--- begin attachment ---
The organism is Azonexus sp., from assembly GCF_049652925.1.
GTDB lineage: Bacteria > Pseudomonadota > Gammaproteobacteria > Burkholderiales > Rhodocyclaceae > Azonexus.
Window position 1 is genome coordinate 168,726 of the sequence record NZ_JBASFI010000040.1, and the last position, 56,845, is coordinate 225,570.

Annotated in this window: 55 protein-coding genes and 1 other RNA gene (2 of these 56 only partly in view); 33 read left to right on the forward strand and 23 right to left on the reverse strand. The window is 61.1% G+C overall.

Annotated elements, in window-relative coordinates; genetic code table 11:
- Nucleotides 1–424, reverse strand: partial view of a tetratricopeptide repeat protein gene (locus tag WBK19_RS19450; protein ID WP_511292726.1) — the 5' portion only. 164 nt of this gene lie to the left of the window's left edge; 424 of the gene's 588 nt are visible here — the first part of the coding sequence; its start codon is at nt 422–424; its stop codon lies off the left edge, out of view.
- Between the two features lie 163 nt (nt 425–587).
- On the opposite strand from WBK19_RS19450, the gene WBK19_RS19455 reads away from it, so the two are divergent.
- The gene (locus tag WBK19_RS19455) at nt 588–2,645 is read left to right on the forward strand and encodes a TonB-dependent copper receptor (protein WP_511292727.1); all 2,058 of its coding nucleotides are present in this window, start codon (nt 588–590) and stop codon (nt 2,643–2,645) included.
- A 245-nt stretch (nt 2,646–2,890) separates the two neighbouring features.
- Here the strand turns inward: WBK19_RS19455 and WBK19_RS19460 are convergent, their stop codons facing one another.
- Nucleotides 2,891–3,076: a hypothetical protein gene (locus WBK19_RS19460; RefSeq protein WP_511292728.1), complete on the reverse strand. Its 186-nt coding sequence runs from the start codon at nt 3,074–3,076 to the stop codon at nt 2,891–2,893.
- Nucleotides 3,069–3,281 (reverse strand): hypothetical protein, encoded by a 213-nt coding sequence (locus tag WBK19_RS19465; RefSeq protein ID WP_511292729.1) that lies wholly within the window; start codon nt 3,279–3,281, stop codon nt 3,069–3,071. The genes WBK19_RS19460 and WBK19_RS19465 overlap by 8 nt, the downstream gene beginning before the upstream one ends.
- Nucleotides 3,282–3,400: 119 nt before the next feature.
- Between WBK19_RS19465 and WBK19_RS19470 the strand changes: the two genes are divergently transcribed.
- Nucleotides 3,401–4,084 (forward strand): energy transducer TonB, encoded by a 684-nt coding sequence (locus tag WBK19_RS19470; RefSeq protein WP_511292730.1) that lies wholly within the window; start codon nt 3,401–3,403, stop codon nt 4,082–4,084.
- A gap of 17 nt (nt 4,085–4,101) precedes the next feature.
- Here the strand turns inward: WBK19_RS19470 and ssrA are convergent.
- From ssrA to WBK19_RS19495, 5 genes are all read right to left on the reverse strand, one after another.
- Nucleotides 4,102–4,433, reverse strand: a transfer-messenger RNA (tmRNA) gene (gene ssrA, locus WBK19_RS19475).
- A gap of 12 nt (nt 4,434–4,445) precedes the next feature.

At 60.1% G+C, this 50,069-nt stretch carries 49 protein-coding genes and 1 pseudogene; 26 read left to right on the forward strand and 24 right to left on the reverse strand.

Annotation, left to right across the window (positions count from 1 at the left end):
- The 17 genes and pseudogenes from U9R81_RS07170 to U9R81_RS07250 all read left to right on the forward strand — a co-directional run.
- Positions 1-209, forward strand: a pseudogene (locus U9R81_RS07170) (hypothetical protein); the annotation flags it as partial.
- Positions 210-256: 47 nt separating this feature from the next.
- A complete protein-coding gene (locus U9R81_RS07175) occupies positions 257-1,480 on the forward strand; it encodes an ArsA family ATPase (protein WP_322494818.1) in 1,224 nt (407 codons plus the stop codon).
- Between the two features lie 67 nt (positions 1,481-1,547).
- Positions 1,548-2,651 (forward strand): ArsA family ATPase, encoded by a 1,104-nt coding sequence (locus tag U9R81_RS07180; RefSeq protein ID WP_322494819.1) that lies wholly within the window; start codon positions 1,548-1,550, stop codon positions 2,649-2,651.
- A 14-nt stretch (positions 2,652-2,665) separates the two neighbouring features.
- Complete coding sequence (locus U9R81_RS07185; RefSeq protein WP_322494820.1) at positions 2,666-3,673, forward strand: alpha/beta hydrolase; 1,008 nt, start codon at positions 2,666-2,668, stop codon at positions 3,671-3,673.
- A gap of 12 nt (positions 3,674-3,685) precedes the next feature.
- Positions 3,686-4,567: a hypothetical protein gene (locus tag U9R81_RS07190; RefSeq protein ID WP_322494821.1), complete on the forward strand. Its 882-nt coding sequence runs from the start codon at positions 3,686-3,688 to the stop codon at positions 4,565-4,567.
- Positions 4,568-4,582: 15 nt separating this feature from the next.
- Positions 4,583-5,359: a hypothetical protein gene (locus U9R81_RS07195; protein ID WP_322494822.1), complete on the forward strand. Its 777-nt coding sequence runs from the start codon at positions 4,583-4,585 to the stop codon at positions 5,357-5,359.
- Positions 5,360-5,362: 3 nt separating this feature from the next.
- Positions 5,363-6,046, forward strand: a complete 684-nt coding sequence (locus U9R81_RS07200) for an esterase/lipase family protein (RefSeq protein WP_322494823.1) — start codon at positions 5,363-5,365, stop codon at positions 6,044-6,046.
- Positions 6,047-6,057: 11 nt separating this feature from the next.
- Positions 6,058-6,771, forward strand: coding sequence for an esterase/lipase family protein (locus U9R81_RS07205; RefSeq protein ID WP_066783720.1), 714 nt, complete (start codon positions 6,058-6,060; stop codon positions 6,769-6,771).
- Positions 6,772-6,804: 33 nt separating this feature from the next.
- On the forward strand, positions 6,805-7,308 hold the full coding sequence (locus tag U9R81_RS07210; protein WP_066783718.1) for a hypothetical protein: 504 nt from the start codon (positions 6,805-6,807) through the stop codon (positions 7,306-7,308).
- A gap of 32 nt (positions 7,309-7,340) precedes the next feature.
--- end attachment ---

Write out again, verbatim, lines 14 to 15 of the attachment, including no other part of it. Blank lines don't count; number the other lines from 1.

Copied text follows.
- Nucleotides 3,282–3,400: 119 nt before the next feature.
- Between WBK19_RS19465 and WBK19_RS19470 the strand changes: the two genes are divergently transcribed.